The takeaway for business is to analyze any market in detail to understand how to tailor yourself to attract local customers and to identify sales channels. Regardless of whether it's an offline store or a physical or digital product, make sure you've localized it: Don't offer soy sauce shrimp burgers in America and beef burgers in China.

Related: Product-Market Fit: How to Measure If Your Business Is Filling a Need

3. Penetrating the local business culture

Some companies hold the opinion that if they have a relative or old friend in Poland, India or the United States, then he or she can be entrusted with the development of business in that region. This mistake will cost a company money and time, and we know this from experience; we've launched our product in another country and hired a relative as a trusted and interested person there, but a good person doesn't always mean a good specialist, and so we failed in our effort.

In terms of hiring better, first find a local accountant, tax adviser and lawyer, then look for other local professionals, perhaps on LinkedIn or through networking. The goal is to get experienced advice early — through what can be a murky and unpredictable route.

It's equally important to explore the local culture to avoid misunderstandings with partners and customers and to increase their loyalty. You may not have a command of the local language, that's not a reason to design a website using English principally. According to CSA Research, 65% of consumers are more likely to buy products from a website that's written in their language (even if it's not perfect), and 40% of customers generally refuse to purchase from sites in languages foreign to them.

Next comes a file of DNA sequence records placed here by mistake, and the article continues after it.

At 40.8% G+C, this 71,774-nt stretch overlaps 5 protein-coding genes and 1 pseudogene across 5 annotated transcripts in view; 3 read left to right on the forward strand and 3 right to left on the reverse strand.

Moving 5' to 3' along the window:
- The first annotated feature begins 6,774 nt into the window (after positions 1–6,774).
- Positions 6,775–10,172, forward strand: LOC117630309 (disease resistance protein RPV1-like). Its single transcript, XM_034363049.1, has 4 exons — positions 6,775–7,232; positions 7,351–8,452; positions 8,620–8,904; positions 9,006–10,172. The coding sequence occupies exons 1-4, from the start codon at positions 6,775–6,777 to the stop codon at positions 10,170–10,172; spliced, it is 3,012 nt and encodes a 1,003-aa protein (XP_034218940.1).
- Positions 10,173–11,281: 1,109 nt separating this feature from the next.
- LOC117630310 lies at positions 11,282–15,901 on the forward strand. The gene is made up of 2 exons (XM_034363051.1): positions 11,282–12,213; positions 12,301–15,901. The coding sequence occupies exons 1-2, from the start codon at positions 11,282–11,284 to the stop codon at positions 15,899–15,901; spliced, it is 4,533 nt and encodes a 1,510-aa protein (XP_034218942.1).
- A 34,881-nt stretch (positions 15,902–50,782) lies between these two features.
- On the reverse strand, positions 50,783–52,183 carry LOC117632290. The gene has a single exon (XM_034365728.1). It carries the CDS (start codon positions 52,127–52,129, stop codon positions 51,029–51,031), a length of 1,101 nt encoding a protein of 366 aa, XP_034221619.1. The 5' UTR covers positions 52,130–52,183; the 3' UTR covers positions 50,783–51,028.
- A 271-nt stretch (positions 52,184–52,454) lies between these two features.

4. Estimating the expansion budget

Among the above-mentioned CbInsights stats regarding why startups close, lack of money is ranked first, not surprisingly. Only a few entrepreneurs can enter a new market without making mistakes; during the testing-of-hypotheses stage, many founders face the fact that their assumptions fail, so be prepared to spend a lot of money in vain. In some markets, such as the U.S., the cost of a mistake is very high.

How to best determine how much money is needed? First define one-time, ongoing, fixed and variable expenses. Here are examples of common expenditures in each category:

• One-time: equipment, furniture, permits, licenses

• Ongoing: taxes, rent, insurance, salary, credit payments

• Fixed: lease or mortgage, insurance, utilities, administrative costs

• Variable: shipping, inventory

Keep in mind that founders inevitably have additional and unexpected expenses, so be sure to have a cushion extending for 12 months at least.

Related: 3 Ways to Avoid Marketing-Budget Traps

5. Strong PR

Prepare any market for your appearance, and the most effective way to create awareness is to share the founder's experience in the media. In launching one company, I tried to give as many comments to the media as possible, and the topics could be completely different, including marketing, how we hire a team and how we calculated our budget: The goal is to make everyone hear about the brand on every corner.

In preparing your media information, create columns detailing the market need you're addressing and how you will do that (even better if you can detail how you addressed it in other countries). Use good social media marketing and be sure to work with search engine results, and be certain that all PR activities begin long before a launch.

And most importantly, don't give up! The growth of a company, and perhaps even its survival, depends on detailed preparation, yes, but also perseverance.

Roman Kumar Vyas

CEO & Founder Refocus

Roman Kumar Vyas is the founder of Refocus, an EdTech company.